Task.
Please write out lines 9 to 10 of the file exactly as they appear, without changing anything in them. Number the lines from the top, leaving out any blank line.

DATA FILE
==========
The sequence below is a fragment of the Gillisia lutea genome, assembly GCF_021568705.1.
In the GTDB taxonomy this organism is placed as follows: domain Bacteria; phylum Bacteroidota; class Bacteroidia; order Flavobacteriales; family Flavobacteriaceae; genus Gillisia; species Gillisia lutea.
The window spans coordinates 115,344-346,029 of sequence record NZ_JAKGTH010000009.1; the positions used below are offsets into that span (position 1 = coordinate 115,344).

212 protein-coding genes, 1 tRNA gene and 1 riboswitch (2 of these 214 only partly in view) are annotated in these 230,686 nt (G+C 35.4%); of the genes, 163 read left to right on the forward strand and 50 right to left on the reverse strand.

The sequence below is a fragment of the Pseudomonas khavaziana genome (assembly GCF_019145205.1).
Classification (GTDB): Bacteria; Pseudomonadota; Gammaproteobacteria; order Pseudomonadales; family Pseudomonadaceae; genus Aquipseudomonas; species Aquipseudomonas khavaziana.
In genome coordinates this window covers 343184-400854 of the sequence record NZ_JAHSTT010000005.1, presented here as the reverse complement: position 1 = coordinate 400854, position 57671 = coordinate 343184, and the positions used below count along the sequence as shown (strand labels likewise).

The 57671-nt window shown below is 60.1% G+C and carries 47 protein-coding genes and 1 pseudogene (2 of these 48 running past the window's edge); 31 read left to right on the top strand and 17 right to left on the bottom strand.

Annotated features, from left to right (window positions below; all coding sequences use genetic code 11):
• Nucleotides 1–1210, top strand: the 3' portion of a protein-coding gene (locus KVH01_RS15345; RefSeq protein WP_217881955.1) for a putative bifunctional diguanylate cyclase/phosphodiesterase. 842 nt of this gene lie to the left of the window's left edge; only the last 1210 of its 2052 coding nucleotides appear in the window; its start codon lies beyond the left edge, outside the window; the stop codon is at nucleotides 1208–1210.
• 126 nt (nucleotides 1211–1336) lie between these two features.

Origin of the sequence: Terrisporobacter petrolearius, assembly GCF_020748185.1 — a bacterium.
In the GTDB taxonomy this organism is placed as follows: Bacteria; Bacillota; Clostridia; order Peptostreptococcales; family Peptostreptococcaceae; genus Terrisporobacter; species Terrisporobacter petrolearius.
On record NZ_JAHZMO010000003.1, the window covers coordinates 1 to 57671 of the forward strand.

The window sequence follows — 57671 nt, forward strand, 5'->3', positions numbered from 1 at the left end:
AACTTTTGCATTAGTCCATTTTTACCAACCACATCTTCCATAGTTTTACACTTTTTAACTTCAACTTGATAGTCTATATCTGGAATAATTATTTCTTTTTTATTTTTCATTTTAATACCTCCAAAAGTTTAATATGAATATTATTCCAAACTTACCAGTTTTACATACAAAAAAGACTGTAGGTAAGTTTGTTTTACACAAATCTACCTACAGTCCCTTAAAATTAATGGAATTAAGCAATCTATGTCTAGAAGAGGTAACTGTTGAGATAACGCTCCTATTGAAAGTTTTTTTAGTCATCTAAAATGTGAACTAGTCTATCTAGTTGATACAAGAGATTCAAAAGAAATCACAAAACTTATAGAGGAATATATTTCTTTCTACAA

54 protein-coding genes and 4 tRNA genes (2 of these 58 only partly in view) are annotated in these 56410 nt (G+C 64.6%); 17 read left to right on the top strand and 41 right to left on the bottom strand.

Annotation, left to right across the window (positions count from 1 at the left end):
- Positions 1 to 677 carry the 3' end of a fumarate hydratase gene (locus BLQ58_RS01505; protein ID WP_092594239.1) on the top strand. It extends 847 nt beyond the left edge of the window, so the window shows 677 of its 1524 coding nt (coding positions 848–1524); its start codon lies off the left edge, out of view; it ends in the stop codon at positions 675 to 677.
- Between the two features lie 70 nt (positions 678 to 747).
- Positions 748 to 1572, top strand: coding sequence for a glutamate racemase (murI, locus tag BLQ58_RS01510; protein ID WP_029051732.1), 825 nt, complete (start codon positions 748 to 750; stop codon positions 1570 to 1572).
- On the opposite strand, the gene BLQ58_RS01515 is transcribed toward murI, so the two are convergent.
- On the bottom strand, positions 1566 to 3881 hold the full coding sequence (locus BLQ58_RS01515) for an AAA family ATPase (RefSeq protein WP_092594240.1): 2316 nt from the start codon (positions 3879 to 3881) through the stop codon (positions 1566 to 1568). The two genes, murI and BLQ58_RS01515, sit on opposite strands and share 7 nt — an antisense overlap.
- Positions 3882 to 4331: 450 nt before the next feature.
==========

Annotated features, from left to right (window positions below; all coding sequences use genetic code 11):
• Nucleotides 1–1210, top strand: the 3' portion of a protein-coding gene (locus KVH01_RS15345; RefSeq protein WP_217881955.1) for a putative bifunctional diguanylate cyclase/phosphodiesterase. 842 nt of this gene lie to the left of the window's left edge; only the last 1210 of its 2052 coding nucleotides appear in the window; its start codon lies beyond the left edge, outside the window; the stop codon is at nucleotides 1208–1210.